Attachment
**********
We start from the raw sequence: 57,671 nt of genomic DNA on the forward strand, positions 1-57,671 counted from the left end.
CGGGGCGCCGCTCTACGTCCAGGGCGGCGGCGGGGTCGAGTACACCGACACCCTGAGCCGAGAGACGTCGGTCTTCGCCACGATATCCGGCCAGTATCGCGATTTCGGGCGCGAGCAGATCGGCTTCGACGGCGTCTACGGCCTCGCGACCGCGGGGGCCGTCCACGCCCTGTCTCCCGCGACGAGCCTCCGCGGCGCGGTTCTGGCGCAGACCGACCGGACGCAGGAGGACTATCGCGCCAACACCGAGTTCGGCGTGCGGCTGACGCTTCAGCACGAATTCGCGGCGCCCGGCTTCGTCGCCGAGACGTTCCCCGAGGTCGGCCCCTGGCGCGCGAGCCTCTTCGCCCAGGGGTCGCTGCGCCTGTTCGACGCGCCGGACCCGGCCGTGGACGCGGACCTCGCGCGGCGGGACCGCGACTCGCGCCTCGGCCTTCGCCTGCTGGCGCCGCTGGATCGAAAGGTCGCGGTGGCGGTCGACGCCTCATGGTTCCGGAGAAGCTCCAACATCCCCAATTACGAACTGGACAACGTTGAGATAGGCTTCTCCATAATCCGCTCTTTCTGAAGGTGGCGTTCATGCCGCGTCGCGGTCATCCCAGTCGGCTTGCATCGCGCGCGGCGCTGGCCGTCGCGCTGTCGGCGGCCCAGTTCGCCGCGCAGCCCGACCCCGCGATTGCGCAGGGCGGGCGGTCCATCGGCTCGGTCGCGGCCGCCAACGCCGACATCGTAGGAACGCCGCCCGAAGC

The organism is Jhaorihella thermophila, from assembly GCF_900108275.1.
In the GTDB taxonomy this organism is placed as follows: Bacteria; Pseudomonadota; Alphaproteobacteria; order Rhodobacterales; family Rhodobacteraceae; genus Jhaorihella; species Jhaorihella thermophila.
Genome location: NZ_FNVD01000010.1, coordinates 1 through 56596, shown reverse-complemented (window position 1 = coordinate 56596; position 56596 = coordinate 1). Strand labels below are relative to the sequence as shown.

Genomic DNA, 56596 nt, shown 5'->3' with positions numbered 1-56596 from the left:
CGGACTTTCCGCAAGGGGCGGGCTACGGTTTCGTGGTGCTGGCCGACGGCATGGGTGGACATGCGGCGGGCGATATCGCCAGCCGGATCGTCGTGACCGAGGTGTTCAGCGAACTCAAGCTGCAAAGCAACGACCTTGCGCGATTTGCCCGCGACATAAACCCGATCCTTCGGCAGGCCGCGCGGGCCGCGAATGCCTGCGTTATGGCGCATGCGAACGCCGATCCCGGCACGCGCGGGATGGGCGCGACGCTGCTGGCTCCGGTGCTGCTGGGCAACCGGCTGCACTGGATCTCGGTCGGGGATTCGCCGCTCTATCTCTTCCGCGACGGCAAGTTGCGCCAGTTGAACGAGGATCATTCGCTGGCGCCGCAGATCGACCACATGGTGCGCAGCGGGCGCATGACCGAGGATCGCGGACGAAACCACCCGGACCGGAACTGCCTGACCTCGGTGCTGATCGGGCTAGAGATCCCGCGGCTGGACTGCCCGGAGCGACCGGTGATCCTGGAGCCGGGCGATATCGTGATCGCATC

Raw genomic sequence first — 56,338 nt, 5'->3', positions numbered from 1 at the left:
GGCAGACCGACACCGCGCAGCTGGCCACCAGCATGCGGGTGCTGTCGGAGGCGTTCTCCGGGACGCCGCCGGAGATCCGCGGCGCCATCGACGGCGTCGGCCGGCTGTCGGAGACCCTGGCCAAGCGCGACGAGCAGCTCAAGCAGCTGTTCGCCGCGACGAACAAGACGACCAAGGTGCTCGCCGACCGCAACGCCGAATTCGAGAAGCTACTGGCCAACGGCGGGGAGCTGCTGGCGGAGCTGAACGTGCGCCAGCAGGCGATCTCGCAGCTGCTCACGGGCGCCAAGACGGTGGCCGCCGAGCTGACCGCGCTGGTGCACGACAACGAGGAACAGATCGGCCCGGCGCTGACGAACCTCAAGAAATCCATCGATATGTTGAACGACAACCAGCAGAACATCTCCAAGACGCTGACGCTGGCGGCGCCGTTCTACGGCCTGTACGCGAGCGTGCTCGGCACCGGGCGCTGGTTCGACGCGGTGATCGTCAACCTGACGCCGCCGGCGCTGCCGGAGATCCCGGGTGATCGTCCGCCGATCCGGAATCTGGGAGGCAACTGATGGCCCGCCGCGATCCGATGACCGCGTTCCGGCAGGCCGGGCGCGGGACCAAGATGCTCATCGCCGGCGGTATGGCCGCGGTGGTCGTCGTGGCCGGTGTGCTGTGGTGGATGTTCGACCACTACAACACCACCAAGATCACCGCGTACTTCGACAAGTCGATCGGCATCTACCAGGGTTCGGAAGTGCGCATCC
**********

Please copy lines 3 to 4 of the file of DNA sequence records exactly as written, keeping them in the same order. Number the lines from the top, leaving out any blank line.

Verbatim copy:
The organism is Jhaorihella thermophila, from assembly GCF_900108275.1.
In the GTDB taxonomy this organism is placed as follows: Bacteria; Pseudomonadota; Alphaproteobacteria; order Rhodobacterales; family Rhodobacteraceae; genus Jhaorihella; species Jhaorihella thermophila.